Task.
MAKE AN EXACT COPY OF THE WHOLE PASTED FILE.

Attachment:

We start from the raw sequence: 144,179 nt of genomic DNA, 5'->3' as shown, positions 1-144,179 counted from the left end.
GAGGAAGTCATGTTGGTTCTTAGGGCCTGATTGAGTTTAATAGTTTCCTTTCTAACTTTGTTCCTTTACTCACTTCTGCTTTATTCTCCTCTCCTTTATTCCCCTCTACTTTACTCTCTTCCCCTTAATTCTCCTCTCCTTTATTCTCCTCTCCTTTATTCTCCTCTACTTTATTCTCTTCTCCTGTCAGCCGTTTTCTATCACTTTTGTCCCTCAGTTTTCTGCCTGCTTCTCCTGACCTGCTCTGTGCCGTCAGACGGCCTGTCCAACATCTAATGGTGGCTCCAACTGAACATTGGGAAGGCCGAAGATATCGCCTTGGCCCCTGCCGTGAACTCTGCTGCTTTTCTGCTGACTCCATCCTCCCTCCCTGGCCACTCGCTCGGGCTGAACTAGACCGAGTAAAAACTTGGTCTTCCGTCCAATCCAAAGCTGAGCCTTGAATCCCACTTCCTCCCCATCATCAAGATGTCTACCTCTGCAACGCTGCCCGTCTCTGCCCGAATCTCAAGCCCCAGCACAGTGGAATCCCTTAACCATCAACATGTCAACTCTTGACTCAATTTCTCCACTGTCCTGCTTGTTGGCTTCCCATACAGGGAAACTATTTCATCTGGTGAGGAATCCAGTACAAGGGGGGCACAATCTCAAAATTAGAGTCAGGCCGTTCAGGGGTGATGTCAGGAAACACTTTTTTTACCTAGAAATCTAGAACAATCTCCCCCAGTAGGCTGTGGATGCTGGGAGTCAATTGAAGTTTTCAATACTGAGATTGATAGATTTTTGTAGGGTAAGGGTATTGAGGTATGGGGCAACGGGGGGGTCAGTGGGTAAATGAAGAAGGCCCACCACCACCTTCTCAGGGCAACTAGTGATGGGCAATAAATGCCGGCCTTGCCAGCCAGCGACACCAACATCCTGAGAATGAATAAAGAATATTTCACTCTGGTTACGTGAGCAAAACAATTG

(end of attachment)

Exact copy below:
We start from the raw sequence: 144,179 nt of genomic DNA, 5'->3' as shown, positions 1-144,179 counted from the left end.
GAGGAAGTCATGTTGGTTCTTAGGGCCTGATTGAGTTTAATAGTTTCCTTTCTAACTTTGTTCCTTTACTCACTTCTGCTTTATTCTCCTCTCCTTTATTCCCCTCTACTTTACTCTCTTCCCCTTAATTCTCCTCTCCTTTATTCTCCTCTCCTTTATTCTCCTCTACTTTATTCTCTTCTCCTGTCAGCCGTTTTCTATCACTTTTGTCCCTCAGTTTTCTGCCTGCTTCTCCTGACCTGCTCTGTGCCGTCAGACGGCCTGTCCAACATCTAATGGTGGCTCCAACTGAACATTGGGAAGGCCGAAGATATCGCCTTGGCCCCTGCCGTGAACTCTGCTGCTTTTCTGCTGACTCCATCCTCCCTCCCTGGCCACTCGCTCGGGCTGAACTAGACCGAGTAAAAACTTGGTCTTCCGTCCAATCCAAAGCTGAGCCTTGAATCCCACTTCCTCCCCATCATCAAGATGTCTACCTCTGCAACGCTGCCCGTCTCTGCCCGAATCTCAAGCCCCAGCACAGTGGAATCCCTTAACCATCAACATGTCAACTCTTGACTCAATTTCTCCACTGTCCTGCTTGTTGGCTTCCCATACAGGGAAACTATTTCATCTGGTGAGGAATCCAGTACAAGGGGGGCACAATCTCAAAATTAGAGTCAGGCCGTTCAGGGGTGATGTCAGGAAACACTTTTTTTACCTAGAAATCTAGAACAATCTCCCCCAGTAGGCTGTGGATGCTGGGAGTCAATTGAAGTTTTCAATACTGAGATTGATAGATTTTTGTAGGGTAAGGGTATTGAGGTATGGGGCAACGGGGGGGTCAGTGGGTAAATGAAGAAGGCCCACCACCACCTTCTCAGGGCAACTAGTGATGGGCAATAAATGCCGGCCTTGCCAGCCAGCGACACCAACATCCTGAGAATGAATAAAGAATATTTCACTCTGGTTACGTGAGCAAAACAATTG